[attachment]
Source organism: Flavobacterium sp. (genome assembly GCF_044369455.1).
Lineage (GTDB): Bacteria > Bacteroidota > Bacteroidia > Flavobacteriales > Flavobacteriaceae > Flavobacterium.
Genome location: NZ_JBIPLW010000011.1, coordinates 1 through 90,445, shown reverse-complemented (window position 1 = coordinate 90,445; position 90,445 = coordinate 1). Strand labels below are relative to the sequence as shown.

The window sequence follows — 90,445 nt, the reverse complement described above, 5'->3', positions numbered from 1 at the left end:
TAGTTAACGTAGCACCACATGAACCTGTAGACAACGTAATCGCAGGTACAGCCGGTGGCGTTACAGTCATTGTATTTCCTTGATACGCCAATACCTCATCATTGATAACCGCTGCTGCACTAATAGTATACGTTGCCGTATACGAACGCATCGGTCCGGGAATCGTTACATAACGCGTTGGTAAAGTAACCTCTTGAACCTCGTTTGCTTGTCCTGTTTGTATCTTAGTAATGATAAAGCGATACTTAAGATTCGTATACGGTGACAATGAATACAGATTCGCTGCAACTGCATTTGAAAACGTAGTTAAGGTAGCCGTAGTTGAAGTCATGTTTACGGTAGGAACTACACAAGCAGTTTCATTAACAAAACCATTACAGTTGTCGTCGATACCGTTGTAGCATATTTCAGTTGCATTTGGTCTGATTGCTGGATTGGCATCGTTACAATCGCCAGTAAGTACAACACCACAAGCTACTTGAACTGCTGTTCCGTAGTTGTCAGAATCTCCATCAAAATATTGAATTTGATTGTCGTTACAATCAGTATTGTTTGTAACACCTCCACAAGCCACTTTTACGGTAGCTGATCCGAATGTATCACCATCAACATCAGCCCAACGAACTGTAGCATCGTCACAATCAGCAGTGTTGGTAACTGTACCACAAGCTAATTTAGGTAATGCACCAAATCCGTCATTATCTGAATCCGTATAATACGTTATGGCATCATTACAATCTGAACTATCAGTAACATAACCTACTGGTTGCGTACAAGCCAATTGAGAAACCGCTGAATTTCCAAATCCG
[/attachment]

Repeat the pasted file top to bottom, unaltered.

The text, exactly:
Source organism: Flavobacterium sp. (genome assembly GCF_044369455.1).
Lineage (GTDB): Bacteria > Bacteroidota > Bacteroidia > Flavobacteriales > Flavobacteriaceae > Flavobacterium.
Genome location: NZ_JBIPLW010000011.1, coordinates 1 through 90,445, shown reverse-complemented (window position 1 = coordinate 90,445; position 90,445 = coordinate 1). Strand labels below are relative to the sequence as shown.

The window sequence follows — 90,445 nt, the reverse complement described above, 5'->3', positions numbered from 1 at the left end:
TAGTTAACGTAGCACCACATGAACCTGTAGACAACGTAATCGCAGGTACAGCCGGTGGCGTTACAGTCATTGTATTTCCTTGATACGCCAATACCTCATCATTGATAACCGCTGCTGCACTAATAGTATACGTTGCCGTATACGAACGCATCGGTCCGGGAATCGTTACATAACGCGTTGGTAAAGTAACCTCTTGAACCTCGTTTGCTTGTCCTGTTTGTATCTTAGTAATGATAAAGCGATACTTAAGATTCGTATACGGTGACAATGAATACAGATTCGCTGCAACTGCATTTGAAAACGTAGTTAAGGTAGCCGTAGTTGAAGTCATGTTTACGGTAGGAACTACACAAGCAGTTTCATTAACAAAACCATTACAGTTGTCGTCGATACCGTTGTAGCATATTTCAGTTGCATTTGGTCTGATTGCTGGATTGGCATCGTTACAATCGCCAGTAAGTACAACACCACAAGCTACTTGAACTGCTGTTCCGTAGTTGTCAGAATCTCCATCAAAATATTGAATTTGATTGTCGTTACAATCAGTATTGTTTGTAACACCTCCACAAGCCACTTTTACGGTAGCTGATCCGAATGTATCACCATCAACATCAGCCCAACGAACTGTAGCATCGTCACAATCAGCAGTGTTGGTAACTGTACCACAAGCTAATTTAGGTAATGCACCAAATCCGTCATTATCTGAATCCGTATAATACGTTATGGCATCATTACAATCTGAACTATCAGTAACATAACCTACTGGTTGCGTACAAGCCAATTGAGAAACCGCTGAATTTCCAAATCCG